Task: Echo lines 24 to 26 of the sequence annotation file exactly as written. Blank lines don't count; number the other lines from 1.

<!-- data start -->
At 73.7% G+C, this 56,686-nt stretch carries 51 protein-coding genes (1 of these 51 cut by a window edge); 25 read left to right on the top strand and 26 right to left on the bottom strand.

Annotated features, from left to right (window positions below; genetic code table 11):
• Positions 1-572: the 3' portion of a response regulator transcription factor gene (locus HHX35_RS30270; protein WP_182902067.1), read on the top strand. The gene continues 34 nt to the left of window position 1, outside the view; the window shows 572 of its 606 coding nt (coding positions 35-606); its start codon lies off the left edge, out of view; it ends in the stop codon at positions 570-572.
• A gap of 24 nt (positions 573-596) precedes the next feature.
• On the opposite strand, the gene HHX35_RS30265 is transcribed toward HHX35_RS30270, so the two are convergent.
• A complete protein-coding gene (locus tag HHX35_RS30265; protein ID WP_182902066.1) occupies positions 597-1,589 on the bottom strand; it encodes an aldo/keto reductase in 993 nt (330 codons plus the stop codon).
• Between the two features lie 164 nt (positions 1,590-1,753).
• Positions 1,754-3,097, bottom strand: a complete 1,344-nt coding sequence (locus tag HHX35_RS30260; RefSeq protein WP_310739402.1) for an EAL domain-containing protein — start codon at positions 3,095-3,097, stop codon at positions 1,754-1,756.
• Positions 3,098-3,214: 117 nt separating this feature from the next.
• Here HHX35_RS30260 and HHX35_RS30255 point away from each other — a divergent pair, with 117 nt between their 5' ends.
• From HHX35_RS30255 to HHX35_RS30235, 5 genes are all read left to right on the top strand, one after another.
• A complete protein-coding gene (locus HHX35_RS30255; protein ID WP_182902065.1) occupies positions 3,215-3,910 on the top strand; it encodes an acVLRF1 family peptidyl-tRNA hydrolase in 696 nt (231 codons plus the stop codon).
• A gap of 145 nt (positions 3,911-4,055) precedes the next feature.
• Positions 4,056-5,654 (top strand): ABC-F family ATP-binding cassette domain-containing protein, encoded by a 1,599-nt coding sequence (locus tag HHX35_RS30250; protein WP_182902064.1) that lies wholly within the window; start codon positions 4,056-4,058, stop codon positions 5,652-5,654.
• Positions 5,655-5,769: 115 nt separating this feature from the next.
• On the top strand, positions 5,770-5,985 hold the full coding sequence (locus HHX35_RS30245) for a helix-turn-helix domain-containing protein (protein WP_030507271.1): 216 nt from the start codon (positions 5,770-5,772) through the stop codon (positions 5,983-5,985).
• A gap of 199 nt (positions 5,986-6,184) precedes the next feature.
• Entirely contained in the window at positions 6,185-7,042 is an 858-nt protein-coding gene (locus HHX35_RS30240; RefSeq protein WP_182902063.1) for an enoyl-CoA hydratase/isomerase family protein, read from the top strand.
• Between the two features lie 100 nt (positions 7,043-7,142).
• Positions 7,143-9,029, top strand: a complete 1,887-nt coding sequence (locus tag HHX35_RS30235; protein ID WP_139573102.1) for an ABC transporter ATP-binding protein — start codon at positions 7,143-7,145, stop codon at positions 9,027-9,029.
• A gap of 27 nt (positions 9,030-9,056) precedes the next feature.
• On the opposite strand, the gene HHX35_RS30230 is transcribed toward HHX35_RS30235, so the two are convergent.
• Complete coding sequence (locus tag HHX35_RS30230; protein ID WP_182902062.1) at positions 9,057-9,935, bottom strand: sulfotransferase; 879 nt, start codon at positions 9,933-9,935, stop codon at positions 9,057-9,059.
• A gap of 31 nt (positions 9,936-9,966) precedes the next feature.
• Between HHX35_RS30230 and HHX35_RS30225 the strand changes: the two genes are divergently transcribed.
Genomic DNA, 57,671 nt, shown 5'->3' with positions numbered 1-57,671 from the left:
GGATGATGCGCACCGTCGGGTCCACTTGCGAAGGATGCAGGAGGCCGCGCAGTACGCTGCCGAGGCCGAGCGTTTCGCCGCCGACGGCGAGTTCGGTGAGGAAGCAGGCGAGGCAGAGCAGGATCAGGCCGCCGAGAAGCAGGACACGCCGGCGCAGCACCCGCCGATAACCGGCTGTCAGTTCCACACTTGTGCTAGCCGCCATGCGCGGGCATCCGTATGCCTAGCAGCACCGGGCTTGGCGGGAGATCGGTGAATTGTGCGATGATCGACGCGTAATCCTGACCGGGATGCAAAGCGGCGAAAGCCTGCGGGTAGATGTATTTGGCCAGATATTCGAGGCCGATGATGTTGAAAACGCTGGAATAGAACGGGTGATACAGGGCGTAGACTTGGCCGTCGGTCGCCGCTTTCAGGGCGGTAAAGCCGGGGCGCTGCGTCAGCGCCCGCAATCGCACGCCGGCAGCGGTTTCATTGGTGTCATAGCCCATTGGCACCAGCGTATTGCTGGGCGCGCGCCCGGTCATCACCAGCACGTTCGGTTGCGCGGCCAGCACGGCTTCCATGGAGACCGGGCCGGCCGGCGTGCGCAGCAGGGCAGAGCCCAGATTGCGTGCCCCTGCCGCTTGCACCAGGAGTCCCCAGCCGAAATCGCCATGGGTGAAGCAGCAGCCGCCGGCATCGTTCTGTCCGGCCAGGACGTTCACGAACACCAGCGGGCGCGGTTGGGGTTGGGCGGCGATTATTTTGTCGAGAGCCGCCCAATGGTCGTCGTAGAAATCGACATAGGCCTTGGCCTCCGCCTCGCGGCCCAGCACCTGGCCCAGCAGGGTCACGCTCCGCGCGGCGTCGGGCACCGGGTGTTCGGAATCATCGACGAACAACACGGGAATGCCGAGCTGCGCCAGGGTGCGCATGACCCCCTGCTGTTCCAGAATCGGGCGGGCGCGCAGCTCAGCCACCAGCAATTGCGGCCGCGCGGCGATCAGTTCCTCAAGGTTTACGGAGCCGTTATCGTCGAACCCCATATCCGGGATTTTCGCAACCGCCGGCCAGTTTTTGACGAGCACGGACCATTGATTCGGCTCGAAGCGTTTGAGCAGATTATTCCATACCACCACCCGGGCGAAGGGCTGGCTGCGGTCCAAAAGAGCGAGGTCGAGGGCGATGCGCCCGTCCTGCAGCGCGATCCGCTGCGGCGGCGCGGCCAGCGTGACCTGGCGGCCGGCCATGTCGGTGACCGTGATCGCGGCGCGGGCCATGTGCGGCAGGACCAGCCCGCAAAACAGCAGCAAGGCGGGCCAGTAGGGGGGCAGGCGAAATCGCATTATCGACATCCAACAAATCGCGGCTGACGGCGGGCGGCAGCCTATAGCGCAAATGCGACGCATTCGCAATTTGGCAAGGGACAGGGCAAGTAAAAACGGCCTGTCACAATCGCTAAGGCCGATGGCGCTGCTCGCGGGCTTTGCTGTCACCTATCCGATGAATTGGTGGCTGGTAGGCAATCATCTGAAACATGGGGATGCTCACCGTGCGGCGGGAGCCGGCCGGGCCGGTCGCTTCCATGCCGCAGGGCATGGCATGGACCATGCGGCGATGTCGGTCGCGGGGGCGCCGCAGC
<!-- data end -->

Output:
• A gap of 31 nt (positions 9,936-9,966) precedes the next feature.
• Between HHX35_RS30230 and HHX35_RS30225 the strand changes: the two genes are divergently transcribed.
Genomic DNA, 57,671 nt, shown 5'->3' with positions numbered 1-57,671 from the left: